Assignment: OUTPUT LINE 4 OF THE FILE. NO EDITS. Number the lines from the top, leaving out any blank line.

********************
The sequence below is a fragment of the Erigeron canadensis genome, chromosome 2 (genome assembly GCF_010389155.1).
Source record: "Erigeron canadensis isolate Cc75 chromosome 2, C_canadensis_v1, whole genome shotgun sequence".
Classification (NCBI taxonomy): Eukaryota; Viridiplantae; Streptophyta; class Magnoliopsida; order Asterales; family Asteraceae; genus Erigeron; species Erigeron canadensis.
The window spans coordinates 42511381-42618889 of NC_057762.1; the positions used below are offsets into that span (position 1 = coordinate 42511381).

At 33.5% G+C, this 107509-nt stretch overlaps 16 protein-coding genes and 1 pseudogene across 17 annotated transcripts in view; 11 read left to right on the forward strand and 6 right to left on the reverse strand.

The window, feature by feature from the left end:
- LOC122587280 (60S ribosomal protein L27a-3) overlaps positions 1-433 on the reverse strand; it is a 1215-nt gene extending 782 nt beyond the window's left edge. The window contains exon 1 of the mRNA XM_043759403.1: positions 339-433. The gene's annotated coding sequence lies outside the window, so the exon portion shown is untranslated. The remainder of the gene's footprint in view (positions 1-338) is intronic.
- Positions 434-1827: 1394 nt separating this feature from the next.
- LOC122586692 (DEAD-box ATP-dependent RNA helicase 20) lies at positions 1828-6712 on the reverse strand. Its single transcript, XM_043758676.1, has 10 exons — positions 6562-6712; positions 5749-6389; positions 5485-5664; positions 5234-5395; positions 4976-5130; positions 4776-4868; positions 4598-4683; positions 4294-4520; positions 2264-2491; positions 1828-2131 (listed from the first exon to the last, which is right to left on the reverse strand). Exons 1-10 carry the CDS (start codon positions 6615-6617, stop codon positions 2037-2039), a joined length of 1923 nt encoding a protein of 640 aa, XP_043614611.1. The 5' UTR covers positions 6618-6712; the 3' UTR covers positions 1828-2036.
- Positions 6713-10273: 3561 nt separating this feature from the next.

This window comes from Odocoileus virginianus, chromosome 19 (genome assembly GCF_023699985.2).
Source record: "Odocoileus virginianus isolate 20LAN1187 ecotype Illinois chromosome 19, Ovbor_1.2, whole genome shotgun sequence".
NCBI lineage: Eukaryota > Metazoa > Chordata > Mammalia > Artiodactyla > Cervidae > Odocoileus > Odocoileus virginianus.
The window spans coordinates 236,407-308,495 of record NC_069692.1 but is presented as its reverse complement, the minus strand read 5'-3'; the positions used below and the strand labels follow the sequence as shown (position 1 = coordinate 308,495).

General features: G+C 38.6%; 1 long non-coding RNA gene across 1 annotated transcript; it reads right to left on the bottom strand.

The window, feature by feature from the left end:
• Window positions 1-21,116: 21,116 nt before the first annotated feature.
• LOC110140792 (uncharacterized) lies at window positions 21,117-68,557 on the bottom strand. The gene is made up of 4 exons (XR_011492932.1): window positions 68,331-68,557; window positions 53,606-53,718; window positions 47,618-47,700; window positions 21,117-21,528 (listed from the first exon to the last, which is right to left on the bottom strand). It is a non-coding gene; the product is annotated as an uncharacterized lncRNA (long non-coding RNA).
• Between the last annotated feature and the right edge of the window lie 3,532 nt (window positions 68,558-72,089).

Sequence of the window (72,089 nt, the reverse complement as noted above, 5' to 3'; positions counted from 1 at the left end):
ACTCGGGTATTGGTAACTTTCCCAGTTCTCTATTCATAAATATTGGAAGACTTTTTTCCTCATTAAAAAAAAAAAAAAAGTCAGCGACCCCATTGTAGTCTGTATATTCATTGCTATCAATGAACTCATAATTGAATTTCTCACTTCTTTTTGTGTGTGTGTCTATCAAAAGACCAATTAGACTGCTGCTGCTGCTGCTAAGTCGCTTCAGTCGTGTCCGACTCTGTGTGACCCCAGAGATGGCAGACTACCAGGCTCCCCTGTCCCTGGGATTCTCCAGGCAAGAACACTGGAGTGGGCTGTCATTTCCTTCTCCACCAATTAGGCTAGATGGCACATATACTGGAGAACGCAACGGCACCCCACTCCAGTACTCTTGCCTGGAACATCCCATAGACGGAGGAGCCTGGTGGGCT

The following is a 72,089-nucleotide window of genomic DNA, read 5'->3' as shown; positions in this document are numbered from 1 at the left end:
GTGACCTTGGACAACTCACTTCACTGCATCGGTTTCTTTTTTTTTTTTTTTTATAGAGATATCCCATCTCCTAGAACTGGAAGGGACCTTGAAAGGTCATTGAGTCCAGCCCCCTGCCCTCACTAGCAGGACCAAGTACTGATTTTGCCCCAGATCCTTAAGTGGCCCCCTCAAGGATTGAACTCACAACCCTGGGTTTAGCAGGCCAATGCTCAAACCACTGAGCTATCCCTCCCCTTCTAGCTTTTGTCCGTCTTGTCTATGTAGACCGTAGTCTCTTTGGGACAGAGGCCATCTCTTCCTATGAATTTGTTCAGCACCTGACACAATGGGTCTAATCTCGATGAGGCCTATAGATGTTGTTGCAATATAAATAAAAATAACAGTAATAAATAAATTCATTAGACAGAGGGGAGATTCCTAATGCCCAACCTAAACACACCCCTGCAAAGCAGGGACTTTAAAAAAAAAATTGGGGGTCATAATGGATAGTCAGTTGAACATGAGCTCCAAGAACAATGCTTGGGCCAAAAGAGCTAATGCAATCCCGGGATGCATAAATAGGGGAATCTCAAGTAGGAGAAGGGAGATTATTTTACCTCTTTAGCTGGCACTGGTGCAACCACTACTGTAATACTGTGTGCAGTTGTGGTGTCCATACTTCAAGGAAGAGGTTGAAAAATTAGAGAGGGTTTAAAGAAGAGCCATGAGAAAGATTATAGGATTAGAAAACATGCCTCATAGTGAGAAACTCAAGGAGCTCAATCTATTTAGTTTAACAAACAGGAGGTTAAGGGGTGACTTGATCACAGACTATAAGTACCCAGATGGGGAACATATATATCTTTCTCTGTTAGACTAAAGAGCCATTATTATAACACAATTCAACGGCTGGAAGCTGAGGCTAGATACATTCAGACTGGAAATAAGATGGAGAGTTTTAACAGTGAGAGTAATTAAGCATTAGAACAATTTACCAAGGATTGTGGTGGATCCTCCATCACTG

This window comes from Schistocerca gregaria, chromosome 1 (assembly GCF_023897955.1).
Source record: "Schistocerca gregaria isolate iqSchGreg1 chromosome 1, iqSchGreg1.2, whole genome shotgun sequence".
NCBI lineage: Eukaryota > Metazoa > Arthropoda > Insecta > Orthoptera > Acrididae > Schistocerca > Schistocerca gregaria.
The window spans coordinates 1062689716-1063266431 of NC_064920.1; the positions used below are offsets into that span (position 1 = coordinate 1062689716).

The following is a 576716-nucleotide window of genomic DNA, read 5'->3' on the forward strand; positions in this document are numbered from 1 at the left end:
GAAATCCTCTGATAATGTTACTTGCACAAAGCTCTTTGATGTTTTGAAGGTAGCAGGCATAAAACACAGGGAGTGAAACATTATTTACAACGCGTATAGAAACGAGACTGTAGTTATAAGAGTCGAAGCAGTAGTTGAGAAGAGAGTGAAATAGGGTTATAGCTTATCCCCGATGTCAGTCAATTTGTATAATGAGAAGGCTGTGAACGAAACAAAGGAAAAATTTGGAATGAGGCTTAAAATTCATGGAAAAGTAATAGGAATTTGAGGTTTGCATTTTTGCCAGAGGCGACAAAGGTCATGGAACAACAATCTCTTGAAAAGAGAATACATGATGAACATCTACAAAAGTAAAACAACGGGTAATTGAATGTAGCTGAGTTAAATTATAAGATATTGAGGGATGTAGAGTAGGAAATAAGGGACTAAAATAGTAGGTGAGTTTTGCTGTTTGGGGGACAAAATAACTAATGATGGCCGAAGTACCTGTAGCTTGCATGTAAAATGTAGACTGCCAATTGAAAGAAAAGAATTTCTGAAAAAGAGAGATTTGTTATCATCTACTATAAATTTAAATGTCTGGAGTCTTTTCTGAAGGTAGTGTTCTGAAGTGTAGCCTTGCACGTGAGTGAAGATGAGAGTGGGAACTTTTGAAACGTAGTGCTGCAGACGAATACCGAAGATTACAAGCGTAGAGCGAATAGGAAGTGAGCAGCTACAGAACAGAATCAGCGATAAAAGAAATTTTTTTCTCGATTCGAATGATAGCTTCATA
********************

The window spans coordinates 42511381-42618889 of NC_057762.1; the positions used below are offsets into that span (position 1 = coordinate 42511381).